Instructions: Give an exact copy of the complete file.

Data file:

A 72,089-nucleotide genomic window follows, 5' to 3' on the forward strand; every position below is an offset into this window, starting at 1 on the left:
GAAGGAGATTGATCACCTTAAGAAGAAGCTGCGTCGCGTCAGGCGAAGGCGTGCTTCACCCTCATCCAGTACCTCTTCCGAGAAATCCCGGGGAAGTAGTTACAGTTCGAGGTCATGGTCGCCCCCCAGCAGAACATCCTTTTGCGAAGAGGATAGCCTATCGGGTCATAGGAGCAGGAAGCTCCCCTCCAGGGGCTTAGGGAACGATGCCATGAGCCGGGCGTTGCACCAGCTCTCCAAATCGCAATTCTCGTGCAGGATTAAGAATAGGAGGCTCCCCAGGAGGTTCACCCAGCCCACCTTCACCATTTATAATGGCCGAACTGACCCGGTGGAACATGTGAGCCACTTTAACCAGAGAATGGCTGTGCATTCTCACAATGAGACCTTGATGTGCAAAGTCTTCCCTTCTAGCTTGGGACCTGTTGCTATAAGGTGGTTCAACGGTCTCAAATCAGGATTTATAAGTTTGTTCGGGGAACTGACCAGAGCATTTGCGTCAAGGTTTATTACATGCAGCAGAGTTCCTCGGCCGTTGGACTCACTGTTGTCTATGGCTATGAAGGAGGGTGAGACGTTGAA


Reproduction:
A 72,089-nucleotide genomic window follows, 5' to 3' on the forward strand; every position below is an offset into this window, starting at 1 on the left:
GAAGGAGATTGATCACCTTAAGAAGAAGCTGCGTCGCGTCAGGCGAAGGCGTGCTTCACCCTCATCCAGTACCTCTTCCGAGAAATCCCGGGGAAGTAGTTACAGTTCGAGGTCATGGTCGCCCCCCAGCAGAACATCCTTTTGCGAAGAGGATAGCCTATCGGGTCATAGGAGCAGGAAGCTCCCCTCCAGGGGCTTAGGGAACGATGCCATGAGCCGGGCGTTGCACCAGCTCTCCAAATCGCAATTCTCGTGCAGGATTAAGAATAGGAGGCTCCCCAGGAGGTTCACCCAGCCCACCTTCACCATTTATAATGGCCGAACTGACCCGGTGGAACATGTGAGCCACTTTAACCAGAGAATGGCTGTGCATTCTCACAATGAGACCTTGATGTGCAAAGTCTTCCCTTCTAGCTTGGGACCTGTTGCTATAAGGTGGTTCAACGGTCTCAAATCAGGATTTATAAGTTTGTTCGGGGAACTGACCAGAGCATTTGCGTCAAGGTTTATTACATGCAGCAGAGTTCCTCGGCCGTTGGACTCACTGTTGTCTATGGCTATGAAGGAGGGTGAGACGTTGAA